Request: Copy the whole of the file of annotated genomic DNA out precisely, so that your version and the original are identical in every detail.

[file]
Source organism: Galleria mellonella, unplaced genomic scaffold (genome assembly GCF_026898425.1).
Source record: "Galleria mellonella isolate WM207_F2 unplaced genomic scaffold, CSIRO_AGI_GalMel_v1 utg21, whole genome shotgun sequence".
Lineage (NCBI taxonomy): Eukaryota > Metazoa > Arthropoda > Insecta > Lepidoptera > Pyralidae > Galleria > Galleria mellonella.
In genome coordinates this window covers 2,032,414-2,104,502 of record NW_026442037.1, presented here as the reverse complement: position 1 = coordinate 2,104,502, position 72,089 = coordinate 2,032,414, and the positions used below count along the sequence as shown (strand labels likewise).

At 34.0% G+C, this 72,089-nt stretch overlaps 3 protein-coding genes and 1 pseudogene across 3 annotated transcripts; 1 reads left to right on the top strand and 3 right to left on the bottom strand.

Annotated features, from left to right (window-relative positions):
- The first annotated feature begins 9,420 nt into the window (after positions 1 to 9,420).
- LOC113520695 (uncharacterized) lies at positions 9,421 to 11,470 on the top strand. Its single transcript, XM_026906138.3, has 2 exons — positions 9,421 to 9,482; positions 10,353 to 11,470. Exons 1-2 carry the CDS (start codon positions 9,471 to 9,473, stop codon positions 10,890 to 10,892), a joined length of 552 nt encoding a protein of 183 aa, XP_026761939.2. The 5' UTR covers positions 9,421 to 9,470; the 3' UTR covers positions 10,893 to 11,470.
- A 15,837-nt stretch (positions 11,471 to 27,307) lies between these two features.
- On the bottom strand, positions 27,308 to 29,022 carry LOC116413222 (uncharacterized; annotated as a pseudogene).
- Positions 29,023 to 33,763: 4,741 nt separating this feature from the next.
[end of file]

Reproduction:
Source organism: Galleria mellonella, unplaced genomic scaffold (genome assembly GCF_026898425.1).
Source record: "Galleria mellonella isolate WM207_F2 unplaced genomic scaffold, CSIRO_AGI_GalMel_v1 utg21, whole genome shotgun sequence".
Lineage (NCBI taxonomy): Eukaryota > Metazoa > Arthropoda > Insecta > Lepidoptera > Pyralidae > Galleria > Galleria mellonella.
In genome coordinates this window covers 2,032,414-2,104,502 of record NW_026442037.1, presented here as the reverse complement: position 1 = coordinate 2,104,502, position 72,089 = coordinate 2,032,414, and the positions used below count along the sequence as shown (strand labels likewise).

At 34.0% G+C, this 72,089-nt stretch overlaps 3 protein-coding genes and 1 pseudogene across 3 annotated transcripts; 1 reads left to right on the top strand and 3 right to left on the bottom strand.

Annotated features, from left to right (window-relative positions):
- The first annotated feature begins 9,420 nt into the window (after positions 1 to 9,420).
- LOC113520695 (uncharacterized) lies at positions 9,421 to 11,470 on the top strand. Its single transcript, XM_026906138.3, has 2 exons — positions 9,421 to 9,482; positions 10,353 to 11,470. Exons 1-2 carry the CDS (start codon positions 9,471 to 9,473, stop codon positions 10,890 to 10,892), a joined length of 552 nt encoding a protein of 183 aa, XP_026761939.2. The 5' UTR covers positions 9,421 to 9,470; the 3' UTR covers positions 10,893 to 11,470.
- A 15,837-nt stretch (positions 11,471 to 27,307) lies between these two features.
- On the bottom strand, positions 27,308 to 29,022 carry LOC116413222 (uncharacterized; annotated as a pseudogene).
- Positions 29,023 to 33,763: 4,741 nt separating this feature from the next.